The experiment consisted of two blocks. The first task was the maximal voluntary contraction (MVC) force production task. The participants were instructed to increase knee extension force gradually from the resting level and to reach a maximal level within 5 second. Each participant performed three consecutive attempts, and the highest force value was used for the determination of the target force values for the next tasks. The EMG signal of the VL muscle was also measured during the MVC task to normalize EMG signals for further measurement. The second task was the force tracking and magnitude transition task. A single trial lasted 20 second consisting of 6 second of the initial steady-state phase followed by the ramp-up (F UP) or ramp-down phase (F DOWN), and another 6 second of the terminal steady-state phase. The constrained force template was provided on the computer screen (Fig. 1C). There were four conditions of the initial force levels including 30, 40, 60, and 70% of MVC (i.e., MVC30, MVC40, MVC60, and MVC70), and the terminal level of force was the same for all conditions with setting at 50% of MVC (MVC50). The rate of force change was set at±10% of MVC/s, which was intended to guide smooth transitions of force magnitude. The absolute difference of force magnitude from the initiation to termination phase for the MVC30 and MVC70 was 20% of MVC (ΔF20) while being 10% of MVC (ΔF10) for the MVC40 and MVC60 conditions. Each participant performed 5 trials for each condition; thus, a total of 20 trials (5 trials×4 conditions) was performed in randomized order. A 2 minutes rest was allowed after the completion of each trial, and an extra 5 minutes rest was allowed after the completion of five trials. No participant reported muscle fatigue during the experiment.

4. Data Analysis

The force data were digitally filtered using a zero-lag fourth-order low-pass Butterworth filter with a 10 Hz cut-off. The steady-state periods for both initial and terminal phases over 5 second were detected where the stable level of force was observed in the middle of the period. The first and the last 0.5 second within each trial were excluded from the analysis to avoid edge effect. The identified steady-state time information was used in common to analyze the EMG and NIRS data of the corresponding trial.
Root-mean-squared error (RMSE) as an index of performance accuracy of the force production was computed for a particular trial during the initial and terminal steady-state phases, separately. Further, the RMSE values were normalized by the values of the template forces (RM-SE NORM) of the corresponding condition.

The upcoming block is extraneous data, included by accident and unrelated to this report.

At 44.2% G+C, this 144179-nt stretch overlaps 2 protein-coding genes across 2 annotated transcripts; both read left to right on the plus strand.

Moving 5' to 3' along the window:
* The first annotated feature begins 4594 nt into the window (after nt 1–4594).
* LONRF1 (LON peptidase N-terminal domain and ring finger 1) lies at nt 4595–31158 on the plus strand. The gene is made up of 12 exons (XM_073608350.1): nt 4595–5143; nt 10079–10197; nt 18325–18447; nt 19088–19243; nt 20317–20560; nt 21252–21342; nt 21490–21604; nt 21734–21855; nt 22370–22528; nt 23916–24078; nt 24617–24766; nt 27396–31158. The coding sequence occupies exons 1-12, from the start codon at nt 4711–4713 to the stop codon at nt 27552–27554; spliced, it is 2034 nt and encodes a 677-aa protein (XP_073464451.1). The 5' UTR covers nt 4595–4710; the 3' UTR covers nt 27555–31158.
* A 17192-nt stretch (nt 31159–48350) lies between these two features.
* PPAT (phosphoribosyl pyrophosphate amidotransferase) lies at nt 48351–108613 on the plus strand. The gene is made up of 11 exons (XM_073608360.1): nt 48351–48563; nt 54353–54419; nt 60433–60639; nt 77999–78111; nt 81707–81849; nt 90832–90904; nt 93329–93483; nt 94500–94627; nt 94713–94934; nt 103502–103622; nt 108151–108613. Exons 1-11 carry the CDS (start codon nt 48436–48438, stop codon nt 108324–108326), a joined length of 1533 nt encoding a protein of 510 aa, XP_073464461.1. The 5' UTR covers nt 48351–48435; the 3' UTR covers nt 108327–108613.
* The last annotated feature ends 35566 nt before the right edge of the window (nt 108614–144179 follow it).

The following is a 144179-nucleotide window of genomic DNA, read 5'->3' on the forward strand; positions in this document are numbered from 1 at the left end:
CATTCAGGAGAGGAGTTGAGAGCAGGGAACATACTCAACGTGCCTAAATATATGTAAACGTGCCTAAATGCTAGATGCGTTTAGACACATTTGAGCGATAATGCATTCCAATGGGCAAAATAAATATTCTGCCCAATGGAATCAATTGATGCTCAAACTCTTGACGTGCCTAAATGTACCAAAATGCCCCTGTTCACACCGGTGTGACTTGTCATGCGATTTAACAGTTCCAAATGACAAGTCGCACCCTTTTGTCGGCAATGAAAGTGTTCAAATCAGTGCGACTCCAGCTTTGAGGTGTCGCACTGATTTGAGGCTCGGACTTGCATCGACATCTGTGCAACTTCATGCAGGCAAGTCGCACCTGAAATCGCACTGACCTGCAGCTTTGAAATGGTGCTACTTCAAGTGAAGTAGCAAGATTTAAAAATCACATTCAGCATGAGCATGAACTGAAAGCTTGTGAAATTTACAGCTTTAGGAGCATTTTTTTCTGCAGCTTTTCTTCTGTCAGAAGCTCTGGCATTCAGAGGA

The integrated EMGs (i EMGs) over the two steady-state phases for individual trials were computed. The procedure of the EMG data processing was as follows: 1) the application of a notch-filter at 60 Hz and 2) 10 to 450 Hz band-pass & second-order zero-lag Butterworth filters. 3) Full-wave rectification followed by applying a 100 ms moving-average window for detecting EMG envelopes. 4) 1)-2) steps were done for the EMG signals from the MVC trials (EMG MVC), and the EMG MVC was integrated (i EMG MVC) over the same time window (i.e., 100 ms) where the peak knee extension force was observed. 5) The processed EMG signals were normalized by i EMG MVC and integrated over the periods of the steady-state phases to determine the normalized i EMG (i EMG NORM). In addition, we calculated the mean power frequencies (MPF) of the EMG signals at the terminal steady-state phase for each of the randomized 20 trials. Note that a significant decrease in MPF in the spectral domain of the EMG signal possibly indicates a decrease in muscle fiber propagation velocity due to muscle fatigue [25].
The modified Beer-Lambert law and spatially resolved spectroscopy (SRS) methods were used to calculate the two variables, including the total hemoglobin (tHb) by relative estimates of oxy-and deoxy-hemoglobin and the tissue oxygen saturation index (TSI) from the NIRS measurement [26]. The baseline values of the TSI and tHb were determined as the average values over 30 second before the onset of muscle contraction. The baseline value was subtracted from the TSI and tHb value during a particular trial [27]. Further, average values of tHb over 5 second at each of the initial and terminal steady-state periods were computed. The TSI desaturation slope (TSI SLOPE) as an index of muscle oxygen demand was computed as a negative slope of the least-squared regression line of the TSI values during the sustained muscle contraction over 5 second [28]. Note that the larger TSI SLOPE represents a greater muscle oxygen demand that is associated with a higher energy consumption [4]. Subsequently, the average values of the i EMG NORM, tHb, and TSI SLOPE across five trials for each condition and participant were used for further statistical analysis.